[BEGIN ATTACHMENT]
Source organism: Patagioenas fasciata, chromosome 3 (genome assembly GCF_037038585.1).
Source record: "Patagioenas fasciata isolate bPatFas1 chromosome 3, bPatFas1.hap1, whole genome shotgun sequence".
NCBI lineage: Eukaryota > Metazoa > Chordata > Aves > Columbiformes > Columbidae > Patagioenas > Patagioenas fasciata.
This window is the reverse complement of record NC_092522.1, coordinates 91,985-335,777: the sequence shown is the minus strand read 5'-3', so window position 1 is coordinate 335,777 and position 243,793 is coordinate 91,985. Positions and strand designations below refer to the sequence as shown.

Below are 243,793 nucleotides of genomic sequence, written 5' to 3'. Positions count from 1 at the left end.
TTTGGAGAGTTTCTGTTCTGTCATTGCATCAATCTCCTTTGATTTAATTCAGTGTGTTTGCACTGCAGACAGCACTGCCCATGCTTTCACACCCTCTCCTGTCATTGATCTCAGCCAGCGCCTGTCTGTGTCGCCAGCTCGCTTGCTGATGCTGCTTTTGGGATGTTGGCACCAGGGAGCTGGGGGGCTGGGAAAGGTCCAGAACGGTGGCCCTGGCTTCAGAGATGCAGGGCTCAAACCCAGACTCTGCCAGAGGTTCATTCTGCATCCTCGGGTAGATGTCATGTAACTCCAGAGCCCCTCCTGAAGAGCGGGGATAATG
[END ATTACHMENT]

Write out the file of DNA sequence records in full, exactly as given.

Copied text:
Source organism: Patagioenas fasciata, chromosome 3 (genome assembly GCF_037038585.1).
Source record: "Patagioenas fasciata isolate bPatFas1 chromosome 3, bPatFas1.hap1, whole genome shotgun sequence".
NCBI lineage: Eukaryota > Metazoa > Chordata > Aves > Columbiformes > Columbidae > Patagioenas > Patagioenas fasciata.
This window is the reverse complement of record NC_092522.1, coordinates 91,985-335,777: the sequence shown is the minus strand read 5'-3', so window position 1 is coordinate 335,777 and position 243,793 is coordinate 91,985. Positions and strand designations below refer to the sequence as shown.

Below are 243,793 nucleotides of genomic sequence, written 5' to 3'. Positions count from 1 at the left end.
TTTGGAGAGTTTCTGTTCTGTCATTGCATCAATCTCCTTTGATTTAATTCAGTGTGTTTGCACTGCAGACAGCACTGCCCATGCTTTCACACCCTCTCCTGTCATTGATCTCAGCCAGCGCCTGTCTGTGTCGCCAGCTCGCTTGCTGATGCTGCTTTTGGGATGTTGGCACCAGGGAGCTGGGGGGCTGGGAAAGGTCCAGAACGGTGGCCCTGGCTTCAGAGATGCAGGGCTCAAACCCAGACTCTGCCAGAGGTTCATTCTGCATCCTCGGGTAGATGTCATGTAACTCCAGAGCCCCTCCTGAAGAGCGGGGATAATG